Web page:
I’m given directions to a big estate on the edge of town on Beanfield avenue, the one place where I should be able to get my mars bar. The hint comes good. I pass through shabby housing estates where people are tough yet very polite, and reach an ugly 1960s shopping parade. At the Viking fish bar I ask the friendly girl. It’s not on the menu, and she gives a cheeky smile, lurks around the back for a bit, then takes payment. So, how does it taste? Well, like a delicious chocolate ice cream in batter. It’s really nice. I wash it down with another can of Irn Bru and head out of town.
I don’t know what they put in these things, but in a quick blur I seem to have done seven miles. Hills are appearing on the landscape, but I race up in my highest gear, singing The Fall to fields full of dozy cattle and sheep. Who needs blood banks or laboratory-engineered protein bars?
I pass Kibworth and join the A6 for the final leg to Leicester. I’m bored with trying to find cycle paths and find that A-roads offer a more accurate panorama of the modern landscape. In an earlier post, I talked about letting nature get on with it. Beyond the coastline, this is however a misplaced fantasy. Every aspect of the landscape shows the mark of humankind, from the hedgerows and roads to the irrigated fields and canals. The crops in the fields and the livestock are products of human societies. There is no pure nature, nor has there ever been, except that human beings are parts of nature.
The weather has been terrible today, and wetter summers are predicted for this island as a result of climate change. But the history of Britain also indicates that there has been immense fluctuations in the climate regardless of human activity.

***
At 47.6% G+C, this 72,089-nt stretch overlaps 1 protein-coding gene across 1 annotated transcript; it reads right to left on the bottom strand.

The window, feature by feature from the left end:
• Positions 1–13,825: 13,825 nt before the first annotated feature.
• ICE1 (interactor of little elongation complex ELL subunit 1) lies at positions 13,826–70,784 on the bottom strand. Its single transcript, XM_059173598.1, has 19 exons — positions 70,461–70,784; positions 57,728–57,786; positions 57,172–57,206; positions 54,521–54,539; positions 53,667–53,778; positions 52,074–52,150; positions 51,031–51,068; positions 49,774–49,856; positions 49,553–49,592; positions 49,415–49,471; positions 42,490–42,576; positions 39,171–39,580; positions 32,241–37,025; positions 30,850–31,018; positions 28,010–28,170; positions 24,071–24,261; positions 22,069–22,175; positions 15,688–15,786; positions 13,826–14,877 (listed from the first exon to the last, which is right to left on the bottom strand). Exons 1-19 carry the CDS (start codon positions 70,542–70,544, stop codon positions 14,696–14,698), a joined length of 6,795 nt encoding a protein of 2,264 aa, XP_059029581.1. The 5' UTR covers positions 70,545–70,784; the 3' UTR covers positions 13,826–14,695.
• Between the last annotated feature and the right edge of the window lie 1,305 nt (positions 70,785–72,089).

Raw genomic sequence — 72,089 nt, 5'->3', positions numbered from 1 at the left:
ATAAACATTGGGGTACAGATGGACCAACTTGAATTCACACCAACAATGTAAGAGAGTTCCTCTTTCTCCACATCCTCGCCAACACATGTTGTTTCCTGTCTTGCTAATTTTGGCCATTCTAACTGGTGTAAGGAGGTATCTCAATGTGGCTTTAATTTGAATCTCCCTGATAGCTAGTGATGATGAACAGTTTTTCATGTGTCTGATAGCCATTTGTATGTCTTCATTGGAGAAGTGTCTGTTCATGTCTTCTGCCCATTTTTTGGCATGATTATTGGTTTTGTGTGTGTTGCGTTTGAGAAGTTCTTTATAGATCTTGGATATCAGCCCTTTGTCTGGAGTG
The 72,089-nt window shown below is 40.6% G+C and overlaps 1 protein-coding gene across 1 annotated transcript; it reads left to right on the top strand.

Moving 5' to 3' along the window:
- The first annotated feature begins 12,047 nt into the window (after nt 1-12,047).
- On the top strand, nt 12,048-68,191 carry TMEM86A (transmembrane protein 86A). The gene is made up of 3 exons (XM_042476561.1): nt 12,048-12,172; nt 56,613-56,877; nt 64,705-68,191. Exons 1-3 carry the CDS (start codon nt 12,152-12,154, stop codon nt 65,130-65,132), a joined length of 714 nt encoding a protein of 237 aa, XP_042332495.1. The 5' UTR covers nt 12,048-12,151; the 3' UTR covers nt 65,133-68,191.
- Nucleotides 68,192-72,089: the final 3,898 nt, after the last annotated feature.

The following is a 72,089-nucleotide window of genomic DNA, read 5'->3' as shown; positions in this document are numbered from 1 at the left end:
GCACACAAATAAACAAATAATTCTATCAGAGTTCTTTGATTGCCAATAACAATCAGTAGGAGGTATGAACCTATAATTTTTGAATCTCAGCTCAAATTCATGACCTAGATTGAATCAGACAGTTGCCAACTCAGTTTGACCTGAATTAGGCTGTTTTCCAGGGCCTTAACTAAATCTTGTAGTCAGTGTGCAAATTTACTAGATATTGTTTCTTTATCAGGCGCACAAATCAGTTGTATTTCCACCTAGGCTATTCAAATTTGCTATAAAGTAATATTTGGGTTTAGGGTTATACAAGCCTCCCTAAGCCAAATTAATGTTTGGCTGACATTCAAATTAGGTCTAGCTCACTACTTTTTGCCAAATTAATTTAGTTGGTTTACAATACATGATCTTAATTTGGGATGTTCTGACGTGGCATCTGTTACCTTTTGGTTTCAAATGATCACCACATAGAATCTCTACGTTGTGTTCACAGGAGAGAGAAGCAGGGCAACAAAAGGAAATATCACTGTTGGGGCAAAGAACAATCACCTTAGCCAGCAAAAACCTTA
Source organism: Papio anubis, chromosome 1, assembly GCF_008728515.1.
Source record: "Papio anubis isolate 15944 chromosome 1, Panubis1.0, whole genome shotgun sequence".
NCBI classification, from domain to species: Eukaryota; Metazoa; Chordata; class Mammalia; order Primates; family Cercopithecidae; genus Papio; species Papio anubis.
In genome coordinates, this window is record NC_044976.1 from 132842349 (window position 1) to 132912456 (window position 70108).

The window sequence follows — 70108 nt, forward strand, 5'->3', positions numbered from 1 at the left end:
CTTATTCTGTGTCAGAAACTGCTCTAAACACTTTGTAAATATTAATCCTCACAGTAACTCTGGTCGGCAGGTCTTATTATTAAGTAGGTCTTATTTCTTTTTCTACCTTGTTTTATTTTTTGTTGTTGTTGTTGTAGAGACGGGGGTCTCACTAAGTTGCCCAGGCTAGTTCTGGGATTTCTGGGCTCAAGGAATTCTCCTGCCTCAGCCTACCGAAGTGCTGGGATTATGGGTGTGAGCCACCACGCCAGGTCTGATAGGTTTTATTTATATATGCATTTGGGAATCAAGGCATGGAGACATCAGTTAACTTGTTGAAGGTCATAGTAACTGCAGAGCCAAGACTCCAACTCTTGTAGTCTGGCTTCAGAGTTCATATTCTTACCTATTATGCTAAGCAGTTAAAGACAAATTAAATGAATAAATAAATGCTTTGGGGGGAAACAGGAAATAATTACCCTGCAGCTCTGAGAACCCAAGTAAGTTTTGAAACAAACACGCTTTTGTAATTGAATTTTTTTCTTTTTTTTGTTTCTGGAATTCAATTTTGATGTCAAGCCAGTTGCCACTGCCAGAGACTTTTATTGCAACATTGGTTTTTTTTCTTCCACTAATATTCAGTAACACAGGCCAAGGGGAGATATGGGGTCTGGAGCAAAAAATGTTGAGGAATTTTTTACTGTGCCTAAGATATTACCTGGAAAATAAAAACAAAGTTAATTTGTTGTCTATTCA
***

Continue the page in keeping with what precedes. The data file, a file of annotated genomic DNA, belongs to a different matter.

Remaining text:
Whilst there is a problem with industrialisation, it is a vain idea that human societies are capable of altering it. America, China or India cannot cease increasing their pollution without some immense societal collapse. Governments are incapable of agreeing any sufficient regulations. There is no capitalist conspiracy here, just another instance of climate change in a long history of weather fluctuations. As things of nature, populations are blooming with new needs and new effects on the landscape. I wonder if scientists and ecologists would be better purposed abandoning this idea of nature as a harmonious, pantheistic equilibrium, and start planning for ways to adapt to climate change.
To my mind, environmental collapse is just another opportunity for us to express fears about apocalypse which define any era, and for a certain kind of middle-class green moralising to raise its head over the ‘pikeys with their pushchairs’, as one woman said yesterday, of that hatred of council flats with massive TVs.
Perhaps the heavy industry and fried foods of the East Midlands are getting to my head, but I’m finding a people here who I love.
I arrive into Leicester, a large and bustling town with a rich variety of buildings. I plan to look around tomorrow, so I swerve into the ‘Creative Quarter’, and find my place for the night, a lovely flat, where my friend Laura has offered a sofa and dinner. I meet her partner Ben and flatmate Caitlin, who makes a delicious dinner, and over the course of a few dinners we talk about identity, travel, Quebecois terrorism and I get some fine hints for Leicester. Let’s see what they reveal.
* Quick note: I have a new section up, ‘Get Involved’. If you’ve read this and like what I’m doing, please take a look.